Geothermal Cooling

Temperature Corporation manufactures chillers specifically designed for geothermal cooling. In addition to the more traditional removal of heat from plastic molding, our chillers can be used to transfer heat geothermal sources, i.e., either water or ground sources, for many other uses. While there are other heat removal devices such as a cooling tower, well or city water, our chillers offer some distinct advantages.

What is Geothermal Cooling?

Geothermal cooling uses the underground (either earth or water) as a source of both cooling and heating. Using a heat pump, a geothermal heating system is basically a system of pipes that act like a heat exchanger. Using a heat pump, heat is transferred from the water collected below the earth’s surface and moved into the air surrounding the pipe in a room or building. This geothermal “heat exchanger” can be either a closed or open loop pipe system and has two functions. In the winter, the fluid in the pipes extracts heat from the earth and carries it into the building. In the summer, the system reverses and takes heat from the building using a chiller and deposits it back into the ground.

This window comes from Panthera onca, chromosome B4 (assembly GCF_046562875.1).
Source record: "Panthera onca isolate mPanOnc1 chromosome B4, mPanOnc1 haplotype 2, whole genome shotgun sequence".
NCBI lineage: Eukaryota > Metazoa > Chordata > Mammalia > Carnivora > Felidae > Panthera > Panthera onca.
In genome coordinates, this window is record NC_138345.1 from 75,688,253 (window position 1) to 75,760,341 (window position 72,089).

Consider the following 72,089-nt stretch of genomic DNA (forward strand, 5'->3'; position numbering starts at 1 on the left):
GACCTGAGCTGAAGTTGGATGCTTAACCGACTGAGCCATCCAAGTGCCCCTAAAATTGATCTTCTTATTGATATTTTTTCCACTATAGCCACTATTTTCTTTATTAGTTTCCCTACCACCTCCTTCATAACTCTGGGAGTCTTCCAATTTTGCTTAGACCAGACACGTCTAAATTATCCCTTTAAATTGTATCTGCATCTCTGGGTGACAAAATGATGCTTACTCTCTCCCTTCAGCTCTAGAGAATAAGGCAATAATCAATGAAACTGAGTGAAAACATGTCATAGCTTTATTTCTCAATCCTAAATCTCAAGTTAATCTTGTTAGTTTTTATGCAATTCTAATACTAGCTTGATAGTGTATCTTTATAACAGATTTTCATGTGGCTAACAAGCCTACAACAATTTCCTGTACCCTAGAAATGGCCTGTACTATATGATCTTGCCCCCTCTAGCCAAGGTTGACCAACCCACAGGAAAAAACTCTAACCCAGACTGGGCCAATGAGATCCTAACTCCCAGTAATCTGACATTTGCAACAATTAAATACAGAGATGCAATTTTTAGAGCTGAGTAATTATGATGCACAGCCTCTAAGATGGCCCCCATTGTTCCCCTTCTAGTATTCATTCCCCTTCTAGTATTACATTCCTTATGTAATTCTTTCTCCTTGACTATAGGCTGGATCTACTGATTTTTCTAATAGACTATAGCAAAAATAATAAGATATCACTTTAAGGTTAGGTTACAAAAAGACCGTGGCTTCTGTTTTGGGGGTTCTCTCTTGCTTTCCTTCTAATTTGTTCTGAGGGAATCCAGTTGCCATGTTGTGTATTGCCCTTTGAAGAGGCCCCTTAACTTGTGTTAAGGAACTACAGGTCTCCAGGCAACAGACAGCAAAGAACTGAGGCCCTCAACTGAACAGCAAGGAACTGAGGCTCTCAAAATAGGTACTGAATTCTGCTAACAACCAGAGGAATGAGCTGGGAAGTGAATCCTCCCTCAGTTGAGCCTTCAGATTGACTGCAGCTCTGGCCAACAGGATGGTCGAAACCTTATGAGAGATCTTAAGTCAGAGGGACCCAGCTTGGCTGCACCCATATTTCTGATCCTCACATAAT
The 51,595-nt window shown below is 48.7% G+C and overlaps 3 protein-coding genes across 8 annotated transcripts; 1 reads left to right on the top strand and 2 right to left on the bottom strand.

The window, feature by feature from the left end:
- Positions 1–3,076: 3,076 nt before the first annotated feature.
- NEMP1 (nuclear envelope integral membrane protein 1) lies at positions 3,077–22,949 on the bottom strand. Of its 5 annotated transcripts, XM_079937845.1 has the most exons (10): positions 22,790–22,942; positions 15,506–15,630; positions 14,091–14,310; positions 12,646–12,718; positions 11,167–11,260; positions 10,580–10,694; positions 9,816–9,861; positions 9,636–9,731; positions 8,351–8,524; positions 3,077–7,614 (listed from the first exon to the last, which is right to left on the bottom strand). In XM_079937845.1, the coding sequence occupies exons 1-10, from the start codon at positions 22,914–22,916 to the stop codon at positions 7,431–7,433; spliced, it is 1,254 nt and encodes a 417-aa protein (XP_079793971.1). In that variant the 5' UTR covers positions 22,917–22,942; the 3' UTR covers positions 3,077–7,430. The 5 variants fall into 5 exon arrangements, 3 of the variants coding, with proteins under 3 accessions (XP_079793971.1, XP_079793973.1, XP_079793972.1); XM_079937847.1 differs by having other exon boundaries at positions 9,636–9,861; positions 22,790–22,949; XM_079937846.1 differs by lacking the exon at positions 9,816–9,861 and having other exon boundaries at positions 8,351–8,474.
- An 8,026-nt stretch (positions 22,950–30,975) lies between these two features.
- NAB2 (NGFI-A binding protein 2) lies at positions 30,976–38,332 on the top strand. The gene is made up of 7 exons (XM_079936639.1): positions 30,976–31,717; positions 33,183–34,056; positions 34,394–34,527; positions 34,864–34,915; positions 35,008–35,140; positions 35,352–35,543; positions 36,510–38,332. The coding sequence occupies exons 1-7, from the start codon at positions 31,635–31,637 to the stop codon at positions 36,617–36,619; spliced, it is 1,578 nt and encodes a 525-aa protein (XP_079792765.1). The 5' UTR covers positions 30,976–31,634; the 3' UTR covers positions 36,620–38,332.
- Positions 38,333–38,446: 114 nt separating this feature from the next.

Why Use a Chiller for Your Geothermal Cooling Process?

There are two main reasons for using a chiller for the geothermal cooling process. Low maintenance: while the chiller represents a small cost of the processing equipment, it provides solid and reliable performance 24 hours a day, 7 days a week for years and years to come. Lower Water and Energy Usage: a geothermal cooling system reduces the carbon footprint of a building by reducing water and energy consumption. Using a chiller means:

1. Better Heat Transfer Rates, Less Maintenance and Downtime: when a chiller uses a closed water loop, a better quality of water will be used, resulting in better heat transfer rates, less required maintenance and decreased downtime.
2. Lower water and energy consumption: in a closed loop system, water is used over and over again. With a geothermal cooling system less energy is required to transfer heat from the water before it is returned to the ground.
3. Colder Water: a chiller can produce much colder water (or water/glycol mixture) than any of the other cooling alternatives, giving you certain advantages under some circumstances.

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